wake of the Columbine shootings, he shared it with composer Duncan Sheik, who, as the story goes, was intrigued but not interested in doing a typical musical in which characters speak one moment and serenade each other the next. So they conceived Spring Awakening as a piece of musical theater and a poprock album. They would use the songs as interior monologues, voicing only the thoughts and feelings of the characters. With the help of director Michael Mayer, that concept stuck. Even in group numbers, Epstein says, characters are immersed in their own thoughts and feelings, not one another. It worked, splendidly. In a season that also birthed Grey Gardens, the whodunit Curtains and Mary Poppins, Spring Awakening won eight Tony Awards — best musical, book, music, choreography, direction, orchestrations, lighting and featured actor (for John Gallagher Jr., who played Moritz). Epstein first saw Spring Awakening with his parents and older sister on Broadway, long before he auditioned. “I grew up in a very musical family, but I never connected to the classic American musical,” he says. “And then I saw this. I was on the edge of my seat. I had never seen anything like it.” His parents? Well, they didn’t discuss it until Epstein booked the tour. “I think they really loved it,” he says, looking back. “I think they certainly were uncomfortable and were in shock at times; it certainly challenges you. When they came to see me in it, they
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felt that the more times you see it the more you come to understand it.” Atlanta is the 11th city the 23-yearold Canadian will see on this tour that, he says, has given him an interesting view of the regional morals of America. Washington, D.C., embraced the show. Kansas City, Mo., was silent, with a lot of walkouts. Denver was very appreciative but very quiet. Austin, Texas, “really connected” with it. Fort Myers, Fla., seemed polarized, with some audience members loving it and others being shocked by it. “It’s really interesting,” Epstein observes. “In movies and TV, sex is a main topic. [However,] when you are talking about it onstage, it can make people very uncomfortable. “I always feel like we’re doing a good job when people get offended,” he says. “It’s not a bad thing to think outside the box sometimes. We’ve had walkouts, we’ve had things shouted to us from the audience. People have written or talked about how they relate to a character. During sex scenes you hear gasps, approval, disapproval. Some people will laugh uncomfortably. But that’s kind of the point of the play.” 12 EncoreAtlantA.com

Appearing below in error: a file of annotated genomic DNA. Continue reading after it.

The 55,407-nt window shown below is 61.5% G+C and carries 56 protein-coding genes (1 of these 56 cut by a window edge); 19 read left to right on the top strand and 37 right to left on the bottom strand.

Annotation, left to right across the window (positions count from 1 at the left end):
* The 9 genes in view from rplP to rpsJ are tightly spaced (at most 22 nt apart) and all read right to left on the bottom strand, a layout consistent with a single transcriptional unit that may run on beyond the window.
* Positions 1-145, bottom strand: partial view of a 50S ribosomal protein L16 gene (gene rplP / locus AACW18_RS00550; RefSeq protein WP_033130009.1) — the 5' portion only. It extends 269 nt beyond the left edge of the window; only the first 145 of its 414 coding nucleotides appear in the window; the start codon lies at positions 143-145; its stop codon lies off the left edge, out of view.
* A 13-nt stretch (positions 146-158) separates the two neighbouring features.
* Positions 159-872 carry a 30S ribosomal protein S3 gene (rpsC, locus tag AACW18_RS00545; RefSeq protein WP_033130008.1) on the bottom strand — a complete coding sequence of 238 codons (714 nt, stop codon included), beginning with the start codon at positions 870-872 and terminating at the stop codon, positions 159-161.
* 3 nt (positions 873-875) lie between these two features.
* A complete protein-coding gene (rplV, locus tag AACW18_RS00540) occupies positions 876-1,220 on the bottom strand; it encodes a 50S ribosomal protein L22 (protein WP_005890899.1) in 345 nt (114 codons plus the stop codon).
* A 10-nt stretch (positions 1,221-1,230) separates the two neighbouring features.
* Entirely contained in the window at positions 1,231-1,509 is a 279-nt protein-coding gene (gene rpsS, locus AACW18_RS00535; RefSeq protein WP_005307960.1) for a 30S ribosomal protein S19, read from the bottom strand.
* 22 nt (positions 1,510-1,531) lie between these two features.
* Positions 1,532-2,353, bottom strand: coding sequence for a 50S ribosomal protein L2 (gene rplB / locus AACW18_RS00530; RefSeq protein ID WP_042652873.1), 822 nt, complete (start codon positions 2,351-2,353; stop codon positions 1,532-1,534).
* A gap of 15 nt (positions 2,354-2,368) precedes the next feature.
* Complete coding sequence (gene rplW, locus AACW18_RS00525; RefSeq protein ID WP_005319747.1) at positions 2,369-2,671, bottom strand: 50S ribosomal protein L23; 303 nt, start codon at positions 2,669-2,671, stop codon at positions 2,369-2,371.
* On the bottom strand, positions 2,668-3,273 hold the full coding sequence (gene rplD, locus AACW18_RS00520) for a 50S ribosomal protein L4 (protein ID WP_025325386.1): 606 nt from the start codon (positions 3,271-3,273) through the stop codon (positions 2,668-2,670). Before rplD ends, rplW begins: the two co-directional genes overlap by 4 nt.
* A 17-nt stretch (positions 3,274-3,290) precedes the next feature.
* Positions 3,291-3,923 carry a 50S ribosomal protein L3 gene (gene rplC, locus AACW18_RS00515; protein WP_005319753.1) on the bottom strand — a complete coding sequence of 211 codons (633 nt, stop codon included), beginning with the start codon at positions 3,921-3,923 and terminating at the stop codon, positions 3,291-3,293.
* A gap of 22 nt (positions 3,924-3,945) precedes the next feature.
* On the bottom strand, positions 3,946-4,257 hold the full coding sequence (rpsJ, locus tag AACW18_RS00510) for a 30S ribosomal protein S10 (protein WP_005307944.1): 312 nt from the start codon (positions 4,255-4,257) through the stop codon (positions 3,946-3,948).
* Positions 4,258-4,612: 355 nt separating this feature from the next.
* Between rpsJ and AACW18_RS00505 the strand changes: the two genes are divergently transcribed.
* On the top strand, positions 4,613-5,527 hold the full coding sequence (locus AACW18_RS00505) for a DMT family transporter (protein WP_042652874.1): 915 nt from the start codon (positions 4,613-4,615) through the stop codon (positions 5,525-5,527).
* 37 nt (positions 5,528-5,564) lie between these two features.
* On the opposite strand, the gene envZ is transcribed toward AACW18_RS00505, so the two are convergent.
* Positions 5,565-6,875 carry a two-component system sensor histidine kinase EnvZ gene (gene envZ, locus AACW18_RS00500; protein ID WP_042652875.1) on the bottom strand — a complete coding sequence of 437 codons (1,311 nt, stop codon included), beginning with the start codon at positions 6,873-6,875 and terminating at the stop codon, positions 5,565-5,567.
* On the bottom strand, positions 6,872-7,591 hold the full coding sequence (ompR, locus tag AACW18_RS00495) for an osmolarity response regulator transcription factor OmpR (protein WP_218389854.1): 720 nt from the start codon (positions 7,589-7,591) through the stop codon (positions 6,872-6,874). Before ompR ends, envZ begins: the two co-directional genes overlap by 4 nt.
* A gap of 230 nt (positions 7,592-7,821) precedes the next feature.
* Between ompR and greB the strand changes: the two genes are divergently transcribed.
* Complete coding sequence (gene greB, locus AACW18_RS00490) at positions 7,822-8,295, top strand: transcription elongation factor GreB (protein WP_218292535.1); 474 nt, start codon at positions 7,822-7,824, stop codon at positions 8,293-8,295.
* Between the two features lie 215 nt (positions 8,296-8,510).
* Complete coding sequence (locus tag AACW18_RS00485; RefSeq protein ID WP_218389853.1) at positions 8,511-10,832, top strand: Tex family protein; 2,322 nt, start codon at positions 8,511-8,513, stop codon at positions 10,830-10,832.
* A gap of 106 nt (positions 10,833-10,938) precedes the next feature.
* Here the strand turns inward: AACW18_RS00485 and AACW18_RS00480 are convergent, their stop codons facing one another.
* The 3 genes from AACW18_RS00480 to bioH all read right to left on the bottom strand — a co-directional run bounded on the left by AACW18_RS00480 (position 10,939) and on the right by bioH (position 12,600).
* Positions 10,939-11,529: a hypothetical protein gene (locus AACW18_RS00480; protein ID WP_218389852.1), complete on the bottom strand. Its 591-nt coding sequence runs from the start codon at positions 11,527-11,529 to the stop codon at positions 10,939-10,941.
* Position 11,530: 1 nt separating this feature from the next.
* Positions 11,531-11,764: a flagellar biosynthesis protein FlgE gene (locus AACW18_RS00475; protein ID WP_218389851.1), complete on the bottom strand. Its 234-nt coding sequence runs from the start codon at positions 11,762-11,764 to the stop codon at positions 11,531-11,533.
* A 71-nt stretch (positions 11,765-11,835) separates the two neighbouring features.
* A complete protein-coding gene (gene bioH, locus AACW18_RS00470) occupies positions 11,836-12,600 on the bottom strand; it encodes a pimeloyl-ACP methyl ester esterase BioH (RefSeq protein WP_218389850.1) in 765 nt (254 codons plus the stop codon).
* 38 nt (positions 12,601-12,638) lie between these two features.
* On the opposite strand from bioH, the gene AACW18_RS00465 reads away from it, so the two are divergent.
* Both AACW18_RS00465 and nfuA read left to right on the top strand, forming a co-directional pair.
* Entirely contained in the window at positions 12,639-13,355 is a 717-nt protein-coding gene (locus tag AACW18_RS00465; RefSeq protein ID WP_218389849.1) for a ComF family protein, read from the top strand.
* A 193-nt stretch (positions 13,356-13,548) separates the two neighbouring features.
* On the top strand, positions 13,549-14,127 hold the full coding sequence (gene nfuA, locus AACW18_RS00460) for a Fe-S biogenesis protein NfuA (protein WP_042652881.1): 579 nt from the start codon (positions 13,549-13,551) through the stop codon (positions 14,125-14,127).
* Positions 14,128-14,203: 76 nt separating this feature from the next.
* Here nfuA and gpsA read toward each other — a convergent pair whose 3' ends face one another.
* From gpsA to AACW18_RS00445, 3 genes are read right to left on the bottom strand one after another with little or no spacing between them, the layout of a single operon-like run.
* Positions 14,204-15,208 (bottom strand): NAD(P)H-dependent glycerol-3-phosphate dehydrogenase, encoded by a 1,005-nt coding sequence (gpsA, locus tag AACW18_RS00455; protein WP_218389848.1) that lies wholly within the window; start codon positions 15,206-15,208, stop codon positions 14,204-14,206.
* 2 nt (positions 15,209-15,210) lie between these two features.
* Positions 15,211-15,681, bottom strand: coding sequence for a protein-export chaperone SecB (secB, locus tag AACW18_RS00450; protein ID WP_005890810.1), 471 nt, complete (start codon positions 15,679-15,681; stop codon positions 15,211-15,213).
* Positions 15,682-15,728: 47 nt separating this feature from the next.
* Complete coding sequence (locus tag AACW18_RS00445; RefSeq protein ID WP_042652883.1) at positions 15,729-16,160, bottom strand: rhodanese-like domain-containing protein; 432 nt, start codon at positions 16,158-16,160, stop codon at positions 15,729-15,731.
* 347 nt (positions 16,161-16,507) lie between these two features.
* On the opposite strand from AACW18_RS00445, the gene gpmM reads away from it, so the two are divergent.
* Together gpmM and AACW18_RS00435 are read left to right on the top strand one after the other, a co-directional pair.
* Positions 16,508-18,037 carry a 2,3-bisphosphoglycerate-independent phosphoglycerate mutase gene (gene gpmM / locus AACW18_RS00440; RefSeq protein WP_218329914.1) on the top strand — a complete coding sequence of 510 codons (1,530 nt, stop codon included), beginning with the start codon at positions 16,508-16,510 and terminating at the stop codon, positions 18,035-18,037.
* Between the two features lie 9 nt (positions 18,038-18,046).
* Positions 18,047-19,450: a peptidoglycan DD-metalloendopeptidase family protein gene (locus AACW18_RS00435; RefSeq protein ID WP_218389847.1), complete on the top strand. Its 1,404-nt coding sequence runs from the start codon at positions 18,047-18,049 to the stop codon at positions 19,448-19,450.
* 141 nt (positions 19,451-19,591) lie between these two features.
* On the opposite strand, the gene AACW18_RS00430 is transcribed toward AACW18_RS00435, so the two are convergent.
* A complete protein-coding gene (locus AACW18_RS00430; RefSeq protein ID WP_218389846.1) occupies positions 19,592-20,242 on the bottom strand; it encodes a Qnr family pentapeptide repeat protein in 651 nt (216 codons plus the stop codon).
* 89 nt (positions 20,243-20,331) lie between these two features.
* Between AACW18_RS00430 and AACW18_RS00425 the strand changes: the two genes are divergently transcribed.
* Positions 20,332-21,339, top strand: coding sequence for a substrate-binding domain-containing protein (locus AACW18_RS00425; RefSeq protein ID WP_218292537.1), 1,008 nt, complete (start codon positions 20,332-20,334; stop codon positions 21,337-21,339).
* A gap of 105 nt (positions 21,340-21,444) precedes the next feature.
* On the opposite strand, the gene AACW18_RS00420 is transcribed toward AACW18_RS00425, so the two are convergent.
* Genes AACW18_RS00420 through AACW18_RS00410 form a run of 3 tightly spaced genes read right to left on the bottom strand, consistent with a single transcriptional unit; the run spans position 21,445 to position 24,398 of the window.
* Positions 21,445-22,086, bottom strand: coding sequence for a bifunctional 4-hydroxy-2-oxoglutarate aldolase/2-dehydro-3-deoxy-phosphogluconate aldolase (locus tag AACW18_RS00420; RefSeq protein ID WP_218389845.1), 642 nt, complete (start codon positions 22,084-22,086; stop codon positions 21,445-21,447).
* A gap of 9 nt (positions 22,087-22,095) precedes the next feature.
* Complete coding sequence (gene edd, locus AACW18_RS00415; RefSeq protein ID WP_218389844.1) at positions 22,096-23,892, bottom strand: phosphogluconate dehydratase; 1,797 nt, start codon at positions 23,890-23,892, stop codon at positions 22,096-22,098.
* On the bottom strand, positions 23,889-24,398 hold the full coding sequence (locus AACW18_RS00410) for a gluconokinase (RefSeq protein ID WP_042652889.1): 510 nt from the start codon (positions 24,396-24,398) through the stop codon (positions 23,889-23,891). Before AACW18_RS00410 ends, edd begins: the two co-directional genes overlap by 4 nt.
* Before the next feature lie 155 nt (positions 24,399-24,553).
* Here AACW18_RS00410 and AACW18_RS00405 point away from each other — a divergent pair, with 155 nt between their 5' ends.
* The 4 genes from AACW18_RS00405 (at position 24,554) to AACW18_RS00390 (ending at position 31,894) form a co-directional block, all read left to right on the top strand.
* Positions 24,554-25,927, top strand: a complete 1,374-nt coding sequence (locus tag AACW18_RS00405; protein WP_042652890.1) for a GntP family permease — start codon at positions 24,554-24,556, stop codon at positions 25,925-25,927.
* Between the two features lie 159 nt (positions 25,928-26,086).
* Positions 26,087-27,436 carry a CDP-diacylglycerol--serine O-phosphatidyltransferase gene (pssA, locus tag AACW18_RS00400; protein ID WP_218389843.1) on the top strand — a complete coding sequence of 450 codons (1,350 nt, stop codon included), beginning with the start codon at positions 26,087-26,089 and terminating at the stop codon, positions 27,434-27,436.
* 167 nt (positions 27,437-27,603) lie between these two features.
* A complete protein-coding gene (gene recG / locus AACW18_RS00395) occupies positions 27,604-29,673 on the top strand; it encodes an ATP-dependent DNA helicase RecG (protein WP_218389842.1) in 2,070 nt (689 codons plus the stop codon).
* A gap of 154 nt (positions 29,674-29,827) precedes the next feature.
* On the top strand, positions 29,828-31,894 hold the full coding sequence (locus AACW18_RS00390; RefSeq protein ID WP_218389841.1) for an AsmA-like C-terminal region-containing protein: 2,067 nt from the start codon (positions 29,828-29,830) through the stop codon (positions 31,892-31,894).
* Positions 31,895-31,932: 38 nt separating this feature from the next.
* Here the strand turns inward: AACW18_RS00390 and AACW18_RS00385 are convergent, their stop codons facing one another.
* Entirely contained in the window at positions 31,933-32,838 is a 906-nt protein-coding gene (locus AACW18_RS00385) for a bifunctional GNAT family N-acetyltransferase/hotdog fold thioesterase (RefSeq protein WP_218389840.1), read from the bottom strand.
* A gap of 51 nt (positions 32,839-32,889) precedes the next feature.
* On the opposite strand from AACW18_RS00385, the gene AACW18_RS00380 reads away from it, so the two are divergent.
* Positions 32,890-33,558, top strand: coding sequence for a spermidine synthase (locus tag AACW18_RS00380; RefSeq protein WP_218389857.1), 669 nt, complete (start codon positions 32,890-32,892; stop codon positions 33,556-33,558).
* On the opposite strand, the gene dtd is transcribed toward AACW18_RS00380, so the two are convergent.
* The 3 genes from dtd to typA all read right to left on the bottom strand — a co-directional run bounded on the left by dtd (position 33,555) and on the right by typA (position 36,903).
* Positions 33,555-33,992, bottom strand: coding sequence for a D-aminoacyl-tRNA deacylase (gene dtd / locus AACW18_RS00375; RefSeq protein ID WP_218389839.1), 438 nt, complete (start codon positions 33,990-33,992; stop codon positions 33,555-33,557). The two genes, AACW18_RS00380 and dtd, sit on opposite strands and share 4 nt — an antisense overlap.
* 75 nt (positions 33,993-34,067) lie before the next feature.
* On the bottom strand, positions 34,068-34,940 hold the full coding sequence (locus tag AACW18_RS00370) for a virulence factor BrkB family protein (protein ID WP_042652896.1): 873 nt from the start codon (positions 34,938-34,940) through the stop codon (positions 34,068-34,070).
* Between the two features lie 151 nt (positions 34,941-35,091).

As Melchior, he is rarely offstage. His favorite moments as an actor change constantly because the play, he says, is “really alive and different from night to night.” Currently, he enjoys a pivotal moment between his character and Wendla that leads to the song “The Mirror-Blue Night” and all of his scenes with Moritz, calling them fun because Melchior and Moritz are best friends who love each other and have each other’s backs but are very different people. And he enjoys the joyful “improvisational modern dance” that Moritz and Wendla do backstage before the final number, celebrating as the 2½ -hour show nears its conclusion. And about those rock-concert-worthy microphones? Think of Melchior, Moritz and company as “everyteens,” caught (as were all were) in the dramas of our own adolescence. Like teenagers everywhere, they are rock stars in their own worlds. Kathy Janich is an Atlanta theater artist and freelance writer. After more than 20 years in daily newspapers she has found a joyous second career as marketing coordinator and dramaturg at Atlanta’s Synchronicity Theatre.